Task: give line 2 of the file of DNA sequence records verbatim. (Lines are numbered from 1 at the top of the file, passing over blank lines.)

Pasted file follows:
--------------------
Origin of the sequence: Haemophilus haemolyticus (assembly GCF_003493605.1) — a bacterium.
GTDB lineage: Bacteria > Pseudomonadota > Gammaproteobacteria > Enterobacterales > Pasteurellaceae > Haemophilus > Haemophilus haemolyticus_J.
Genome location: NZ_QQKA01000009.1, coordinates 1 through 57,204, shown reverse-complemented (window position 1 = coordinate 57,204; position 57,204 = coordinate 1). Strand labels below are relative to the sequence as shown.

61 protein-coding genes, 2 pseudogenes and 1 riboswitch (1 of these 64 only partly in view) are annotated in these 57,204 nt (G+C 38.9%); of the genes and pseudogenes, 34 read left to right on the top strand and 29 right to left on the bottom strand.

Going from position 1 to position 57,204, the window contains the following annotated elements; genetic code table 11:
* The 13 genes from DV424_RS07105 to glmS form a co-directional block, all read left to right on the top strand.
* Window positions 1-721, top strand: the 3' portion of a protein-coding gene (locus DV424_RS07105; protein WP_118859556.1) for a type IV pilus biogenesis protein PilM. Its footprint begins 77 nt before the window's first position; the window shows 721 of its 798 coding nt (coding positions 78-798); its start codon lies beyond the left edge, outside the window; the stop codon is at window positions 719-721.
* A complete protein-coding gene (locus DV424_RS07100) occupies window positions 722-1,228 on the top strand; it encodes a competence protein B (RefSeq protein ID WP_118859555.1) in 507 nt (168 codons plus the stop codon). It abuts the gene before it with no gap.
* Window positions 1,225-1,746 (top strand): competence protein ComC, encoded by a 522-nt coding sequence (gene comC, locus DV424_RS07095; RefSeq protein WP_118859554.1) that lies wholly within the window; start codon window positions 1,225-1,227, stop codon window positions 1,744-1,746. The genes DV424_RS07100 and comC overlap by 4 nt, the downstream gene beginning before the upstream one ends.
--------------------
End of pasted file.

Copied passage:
GTDB lineage: Bacteria > Pseudomonadota > Gammaproteobacteria > Enterobacterales > Pasteurellaceae > Haemophilus > Haemophilus haemolyticus_J.